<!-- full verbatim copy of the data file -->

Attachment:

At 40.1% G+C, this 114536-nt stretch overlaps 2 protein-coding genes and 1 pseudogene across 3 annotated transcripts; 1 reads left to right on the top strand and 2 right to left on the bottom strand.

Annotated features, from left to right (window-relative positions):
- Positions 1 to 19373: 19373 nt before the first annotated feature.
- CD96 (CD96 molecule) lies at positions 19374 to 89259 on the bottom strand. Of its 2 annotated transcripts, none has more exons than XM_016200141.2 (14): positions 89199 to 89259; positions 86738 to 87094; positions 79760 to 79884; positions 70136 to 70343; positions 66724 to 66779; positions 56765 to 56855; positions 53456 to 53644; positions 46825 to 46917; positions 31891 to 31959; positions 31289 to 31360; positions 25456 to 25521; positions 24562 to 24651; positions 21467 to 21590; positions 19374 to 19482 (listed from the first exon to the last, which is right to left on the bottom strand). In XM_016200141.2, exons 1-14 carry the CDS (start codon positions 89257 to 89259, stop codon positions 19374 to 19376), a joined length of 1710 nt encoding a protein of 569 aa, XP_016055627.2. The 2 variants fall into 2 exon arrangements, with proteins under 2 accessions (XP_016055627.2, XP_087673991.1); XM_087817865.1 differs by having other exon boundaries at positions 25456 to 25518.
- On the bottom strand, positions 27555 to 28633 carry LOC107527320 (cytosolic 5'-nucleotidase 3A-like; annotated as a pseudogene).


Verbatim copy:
At 40.1% G+C, this 114536-nt stretch overlaps 2 protein-coding genes and 1 pseudogene across 3 annotated transcripts; 1 reads left to right on the top strand and 2 right to left on the bottom strand.

Annotated features, from left to right (window-relative positions):
- Positions 1 to 19373: 19373 nt before the first annotated feature.
- CD96 (CD96 molecule) lies at positions 19374 to 89259 on the bottom strand. Of its 2 annotated transcripts, none has more exons than XM_016200141.2 (14): positions 89199 to 89259; positions 86738 to 87094; positions 79760 to 79884; positions 70136 to 70343; positions 66724 to 66779; positions 56765 to 56855; positions 53456 to 53644; positions 46825 to 46917; positions 31891 to 31959; positions 31289 to 31360; positions 25456 to 25521; positions 24562 to 24651; positions 21467 to 21590; positions 19374 to 19482 (listed from the first exon to the last, which is right to left on the bottom strand). In XM_016200141.2, exons 1-14 carry the CDS (start codon positions 89257 to 89259, stop codon positions 19374 to 19376), a joined length of 1710 nt encoding a protein of 569 aa, XP_016055627.2. The 2 variants fall into 2 exon arrangements, with proteins under 2 accessions (XP_016055627.2, XP_087673991.1); XM_087817865.1 differs by having other exon boundaries at positions 25456 to 25518.
- On the bottom strand, positions 27555 to 28633 carry LOC107527320 (cytosolic 5'-nucleotidase 3A-like; annotated as a pseudogene).